This led Judge Black to a sweeping conclusion: “This court’s analysis in [its December ruling] controls here, and compels not only the conclusion that the marriage recognition ban is unenforceable in the birth certificate context, but that it is facially unconstitutional and unenforceable in any context whatsoever.” Judge Black’s opinion is written in emphatic terms, and to drive home his key points, he issued a slip opinion where those points are in bold, underlined type.

He rooted his ruling in prior decisions by the United States Supreme Court, and seemed at times to be responding as much to arguments being raised by marriage equality opponents in lawsuits from other states as to the argument raised by Ohio’s attorneys. For example, quoting from a 1990 U.S. Supreme Court ruling, Hodgson v. Minnesota, “the regulation of constitutionally protected decisions, such as where a person shall reside or whom he or she shall marry, must be predicted on legitimate state concerns other than disagreement with the choice the individual has made,” or, referring to several Supreme Court decisions, he wrote that “the fundamental right to marry is available even to those who have not traditionally been eligible to exercise that right.” He concluded that “the right to marriage is a fundamental right that is denied to same-sex couples in Ohio by the marriage recognition bans.” He found that denial of this right also affected another fundamental right, the right to parental authority. “U. S. Supreme Court rulings, reflected in state laws, make clear that these parental rights are fundamental and may be curtailed only under exceptional circumstances,” he wrote.

While cases involving state abridgement of fundamental rights are usually analyzed using the “strict scrutiny” test, under which the challenged statute is presumed unconstitutional and the state has the burden of showing that the statute is necessary to achieve a legitimate and compelling state interest, Judge Black decided to treat this as a heightened scrutiny case, using a balancing approach between the interests of the plaintiffs and the state. He described the many burdens that denial of recognition places on married same-sex couples — and particularly those raising children, as in this case — and found that the Supreme Court’s decision last June in U.S. v. Windsor addresses the issue directly. In that case, Justice Anthony M. Kennedy described same-sex marriages being denied recognition under federal law as “second-tier” marriages, and wrote, “The differentiation demeans the couple, whose moral and sexual choices the Constitution protects,” and that “it humiliates tens of thousands of children now being raised by same-sex couples,” a point that Judge Black emphasized with underscored bold print.

By contrast, he found that the interests that counsel for Ohio had identified just did not measure up. He particularly dismissed the idea that Ohio’s marriage ban enjoyed some sort of special legitimacy because it was enacted as a constitutional amendment by the voters. “In particular,” he wrote, “the Court notes that given that all practicing attorneys, as well as the vast majority of all citizens in this country, are fully aware that unconstitutional laws cannot stand, even when passed by popular vote, Defendants’ repeated appeal to the purportedly sacred nature of the will of Ohio voters is particularly specious.” He also responded to the state’s argument that the Supreme Court in Windsor had recognized that regulation of domestic relations in the U.S. has traditionally been an exclusive function of the states by pointing out that such state regulation is “subject to constitutional guarantees.”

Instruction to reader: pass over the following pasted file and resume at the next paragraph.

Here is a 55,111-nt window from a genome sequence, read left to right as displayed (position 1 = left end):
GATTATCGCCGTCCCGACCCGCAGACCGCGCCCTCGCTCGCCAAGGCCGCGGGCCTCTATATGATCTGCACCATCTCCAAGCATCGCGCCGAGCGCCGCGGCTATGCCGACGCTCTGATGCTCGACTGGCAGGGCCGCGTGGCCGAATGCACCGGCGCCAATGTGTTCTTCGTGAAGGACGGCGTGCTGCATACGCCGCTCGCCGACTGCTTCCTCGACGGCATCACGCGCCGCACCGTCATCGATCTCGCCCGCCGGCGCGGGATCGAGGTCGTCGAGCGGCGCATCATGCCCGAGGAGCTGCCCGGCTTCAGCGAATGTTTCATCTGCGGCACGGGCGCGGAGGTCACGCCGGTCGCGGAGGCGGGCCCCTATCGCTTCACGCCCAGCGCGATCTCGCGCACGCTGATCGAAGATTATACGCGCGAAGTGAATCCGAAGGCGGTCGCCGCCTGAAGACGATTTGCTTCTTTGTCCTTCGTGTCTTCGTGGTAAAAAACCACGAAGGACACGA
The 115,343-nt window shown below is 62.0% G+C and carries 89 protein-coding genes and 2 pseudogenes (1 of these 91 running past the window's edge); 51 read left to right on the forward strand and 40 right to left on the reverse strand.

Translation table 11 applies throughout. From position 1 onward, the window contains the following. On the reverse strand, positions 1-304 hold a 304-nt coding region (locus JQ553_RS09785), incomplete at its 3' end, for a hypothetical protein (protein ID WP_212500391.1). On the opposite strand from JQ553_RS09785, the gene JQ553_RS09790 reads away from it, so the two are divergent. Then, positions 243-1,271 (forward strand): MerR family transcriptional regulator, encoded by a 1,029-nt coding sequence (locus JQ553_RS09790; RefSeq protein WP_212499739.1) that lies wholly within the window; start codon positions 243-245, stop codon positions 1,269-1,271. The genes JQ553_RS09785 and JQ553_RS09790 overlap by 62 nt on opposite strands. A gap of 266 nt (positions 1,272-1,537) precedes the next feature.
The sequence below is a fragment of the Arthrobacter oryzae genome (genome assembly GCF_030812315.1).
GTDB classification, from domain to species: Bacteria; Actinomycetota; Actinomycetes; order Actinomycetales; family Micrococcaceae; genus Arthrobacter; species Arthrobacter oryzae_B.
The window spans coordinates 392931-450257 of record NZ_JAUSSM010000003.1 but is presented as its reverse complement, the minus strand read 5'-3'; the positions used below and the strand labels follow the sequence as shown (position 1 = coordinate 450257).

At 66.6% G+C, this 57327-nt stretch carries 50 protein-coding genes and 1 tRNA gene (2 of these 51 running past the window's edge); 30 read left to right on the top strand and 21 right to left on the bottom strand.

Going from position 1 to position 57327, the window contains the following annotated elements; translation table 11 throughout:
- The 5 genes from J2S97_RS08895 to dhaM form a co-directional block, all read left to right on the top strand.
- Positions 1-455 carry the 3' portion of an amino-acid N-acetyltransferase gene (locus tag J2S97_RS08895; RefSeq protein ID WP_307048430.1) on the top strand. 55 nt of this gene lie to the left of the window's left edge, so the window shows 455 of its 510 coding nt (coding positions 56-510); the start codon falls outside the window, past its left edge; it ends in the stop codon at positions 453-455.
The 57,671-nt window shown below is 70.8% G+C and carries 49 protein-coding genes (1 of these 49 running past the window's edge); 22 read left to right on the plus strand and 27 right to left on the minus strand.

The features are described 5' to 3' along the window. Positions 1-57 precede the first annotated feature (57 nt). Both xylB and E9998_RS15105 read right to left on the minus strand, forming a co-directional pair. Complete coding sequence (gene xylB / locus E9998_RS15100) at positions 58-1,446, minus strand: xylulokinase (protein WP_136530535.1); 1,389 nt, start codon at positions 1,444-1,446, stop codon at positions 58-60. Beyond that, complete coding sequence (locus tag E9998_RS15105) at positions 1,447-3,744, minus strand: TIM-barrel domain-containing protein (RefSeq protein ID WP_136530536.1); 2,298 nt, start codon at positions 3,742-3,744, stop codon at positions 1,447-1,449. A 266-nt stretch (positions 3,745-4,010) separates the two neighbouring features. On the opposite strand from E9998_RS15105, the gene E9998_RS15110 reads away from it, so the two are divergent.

Thus, he found, the state’s refusal to recognize same-sex marriages performed elsewhere “violates the substantive due process rights of the parties to those marriages because it deprives them of their rights to marry, to remain married, and to effectively parent their children, absent a sufficient articulated state interest for doing so.”

Judge Black also found an equal protection violation. He pointed out that 6th Circuit equal protection precedents involving gay litigants pre-dated the Windsor decision, which required deciding anew whether sexual orientation discrimination should invoke heightened scrutiny. Referring back to his earlier decision, he found that heightened scrutiny was the correct approach, noting in passing the 9th Circuit’s conclusion on this point in its jury selection ruling in January. “Here,” he wrote, “Defendants’ discriminatory conduct most directly affects the children of same-sex couples, subjecting these children to harms spared the children of opposite-sex married parents. Ohio refuses to give legal recognition to both parents of these children, based on the State’s disapproval of their same-sex relationships.” But this clearly runs afoul of another well-established Supreme Court precedent, Plyler v. Doe, for the proposition that “disparate treatment of children based on disapproval of their parents’ status or conduct violates the Equal Protection Clause.” And, he found, the state had no rational basis for imposing such a discriminatory policy, much less an important policy reason that would be sufficient to withstand heightened scrutiny.

In a lengthy textual footnote, Judge Black also noted that Ohio’s refusal to issue an appropriate new birth certificate to the New York couple who had adopted an Ohio child could be held to violate the Constitution’s Full Faith and Credit Clause. An adoption order is a judicial order that is entitled to full faith and credit, and Judge Black identified as an outlier the 5th Circuit ruling in a Louisiana case suggesting that a federal court could not order a state to issue such a birth certificate.

Ohio has already appealed Black’s earlier ruling, Obergefell v. Wymyslo, to the 6th Circuit, and Governor Kasich and Attorney General DeWine have already announced that they will appeal this ruling as well, so the immediately pressing question is whether Black will stay his ruling. In a footnote at the end of his opinion, he wrote that he is “inclined” to stay the ruling on facial unconstitutionality, which would be consistent with what other federal trial judges have been doing since the Supreme Court stayed the order in the Utah marriage case. However, noting the “imminent births of their children and other time-sensitive concerns,” he was also inclined not to stay the order as it applied to the four plaintiff couples in the case. He promised to rule promptly after receiving final briefing from the parties on the stay issue. [On April 16, he followed his inclinations, as noted above, staying the ruling pending appeal except as to the four plaintiff couples, for whom the Order goes into effect. One hopes that the Ohio government defendants will have the good sense not to appeal this order.]